In my post earlier last week I made the case for regenerative design as a response to the range of systemic ecological, social and climatic challenges that we are facing. As soon as we start talking about regenerative design, a myriad of questions pop up. 

After six months of co-facilitating the first Constructivist Regenerative Design Lab, I can see these questions settling into three categories. Sorting these questions into groups hopefully gives us a way through them. They are as follows:

  • What do we mean by regenerative design?
  • How do we do it?
  • How do we create the conditions for it to happen?

I find this separation brings clarity. The first question sets the terms for the answer to the next two. Regenerative design requires a conceptual leap – a paradigm shift in how we see our role as designers. It requires us to think very differently about how design works. It is likely to feel very inconvenient, not to mention counter-cultural, which is why it is important we separate the question of what we are trying to achieve from the ‘how’. I have seen that when we start the conversation with ‘how’, then the concept gets watered down.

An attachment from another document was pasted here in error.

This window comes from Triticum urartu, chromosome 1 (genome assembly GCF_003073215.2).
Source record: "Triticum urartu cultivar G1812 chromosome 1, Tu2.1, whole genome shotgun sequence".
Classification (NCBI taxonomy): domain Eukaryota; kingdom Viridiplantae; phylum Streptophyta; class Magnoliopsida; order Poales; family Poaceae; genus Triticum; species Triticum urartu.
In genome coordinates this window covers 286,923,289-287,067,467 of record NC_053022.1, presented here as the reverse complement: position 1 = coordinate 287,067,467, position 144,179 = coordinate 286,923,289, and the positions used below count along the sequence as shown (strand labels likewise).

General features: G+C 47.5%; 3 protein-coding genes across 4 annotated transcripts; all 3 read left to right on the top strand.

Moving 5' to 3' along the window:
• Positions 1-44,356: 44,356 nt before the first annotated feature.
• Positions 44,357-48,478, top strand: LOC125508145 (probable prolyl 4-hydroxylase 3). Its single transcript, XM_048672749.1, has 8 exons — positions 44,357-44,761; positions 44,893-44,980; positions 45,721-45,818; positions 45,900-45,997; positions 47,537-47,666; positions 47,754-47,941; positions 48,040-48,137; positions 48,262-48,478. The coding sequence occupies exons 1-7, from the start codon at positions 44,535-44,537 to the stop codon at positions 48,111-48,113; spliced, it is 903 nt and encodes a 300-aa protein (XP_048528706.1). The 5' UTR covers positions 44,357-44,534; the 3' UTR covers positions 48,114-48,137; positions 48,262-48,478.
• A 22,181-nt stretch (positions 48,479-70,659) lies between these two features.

When we can be clear about our aims – and I think the literature is clear, although the concepts are not widely enough understood for them to be mainstream yet – we can start to think about how we do it.

The answers to questions two and three are likely to be iterative and related. Gaining the opportunity to do regenerative design will inform practice; practice will enable more chances to make the case for regenerative design.

More blog posts about regenerative design

My work on regenerative design is generously supported by the Royal Commission for the Exhibition of 1851. Read more about my Fellowship in Regenerative Design.